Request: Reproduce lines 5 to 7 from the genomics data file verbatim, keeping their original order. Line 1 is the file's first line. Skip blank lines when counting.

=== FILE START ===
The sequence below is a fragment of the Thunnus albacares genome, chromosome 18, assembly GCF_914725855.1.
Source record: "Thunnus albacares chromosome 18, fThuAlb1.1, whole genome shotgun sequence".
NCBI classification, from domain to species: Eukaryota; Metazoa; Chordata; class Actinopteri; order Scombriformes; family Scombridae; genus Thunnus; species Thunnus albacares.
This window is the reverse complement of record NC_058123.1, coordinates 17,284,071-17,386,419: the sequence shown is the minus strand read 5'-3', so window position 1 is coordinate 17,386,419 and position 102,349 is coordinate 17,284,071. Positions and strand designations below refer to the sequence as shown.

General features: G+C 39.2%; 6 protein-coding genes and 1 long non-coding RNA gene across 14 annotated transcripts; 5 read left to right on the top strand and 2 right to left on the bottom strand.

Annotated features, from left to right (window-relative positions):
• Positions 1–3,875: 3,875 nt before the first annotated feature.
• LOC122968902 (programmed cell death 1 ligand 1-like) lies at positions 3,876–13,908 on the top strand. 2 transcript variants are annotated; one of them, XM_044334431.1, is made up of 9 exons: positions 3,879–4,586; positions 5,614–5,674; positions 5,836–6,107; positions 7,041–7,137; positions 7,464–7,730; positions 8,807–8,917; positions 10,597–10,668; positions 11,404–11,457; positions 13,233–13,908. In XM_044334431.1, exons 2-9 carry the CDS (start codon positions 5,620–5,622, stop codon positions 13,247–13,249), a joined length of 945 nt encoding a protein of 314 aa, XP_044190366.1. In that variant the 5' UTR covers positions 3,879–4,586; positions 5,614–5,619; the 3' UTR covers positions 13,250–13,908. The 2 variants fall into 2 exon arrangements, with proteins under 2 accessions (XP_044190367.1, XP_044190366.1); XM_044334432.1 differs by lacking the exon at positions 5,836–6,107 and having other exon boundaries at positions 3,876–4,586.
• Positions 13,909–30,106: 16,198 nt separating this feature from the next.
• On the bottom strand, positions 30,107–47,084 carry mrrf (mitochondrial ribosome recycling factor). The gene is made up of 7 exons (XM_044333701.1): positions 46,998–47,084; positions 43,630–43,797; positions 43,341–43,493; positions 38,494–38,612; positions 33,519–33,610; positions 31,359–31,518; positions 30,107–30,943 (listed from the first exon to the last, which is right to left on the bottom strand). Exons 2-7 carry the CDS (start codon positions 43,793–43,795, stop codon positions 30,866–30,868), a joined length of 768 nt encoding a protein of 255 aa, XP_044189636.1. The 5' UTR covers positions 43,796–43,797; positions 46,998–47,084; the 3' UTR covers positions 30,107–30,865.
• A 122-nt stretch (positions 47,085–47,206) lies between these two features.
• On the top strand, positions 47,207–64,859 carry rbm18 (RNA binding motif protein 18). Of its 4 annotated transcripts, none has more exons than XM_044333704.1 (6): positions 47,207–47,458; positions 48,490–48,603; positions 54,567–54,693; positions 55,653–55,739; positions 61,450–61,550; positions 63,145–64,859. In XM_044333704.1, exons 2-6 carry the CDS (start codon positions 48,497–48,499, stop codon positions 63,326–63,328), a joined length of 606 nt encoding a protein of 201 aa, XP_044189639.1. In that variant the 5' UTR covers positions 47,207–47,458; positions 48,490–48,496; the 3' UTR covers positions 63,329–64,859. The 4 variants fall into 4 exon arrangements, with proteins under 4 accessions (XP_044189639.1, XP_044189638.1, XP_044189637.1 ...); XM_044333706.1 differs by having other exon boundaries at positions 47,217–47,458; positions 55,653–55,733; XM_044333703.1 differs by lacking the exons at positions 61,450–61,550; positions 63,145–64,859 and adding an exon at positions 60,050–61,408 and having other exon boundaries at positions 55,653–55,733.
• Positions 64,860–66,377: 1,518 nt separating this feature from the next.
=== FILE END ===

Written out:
General features: G+C 39.2%; 6 protein-coding genes and 1 long non-coding RNA gene across 14 annotated transcripts; 5 read left to right on the top strand and 2 right to left on the bottom strand.

Annotated features, from left to right (window-relative positions):
• Positions 1–3,875: 3,875 nt before the first annotated feature.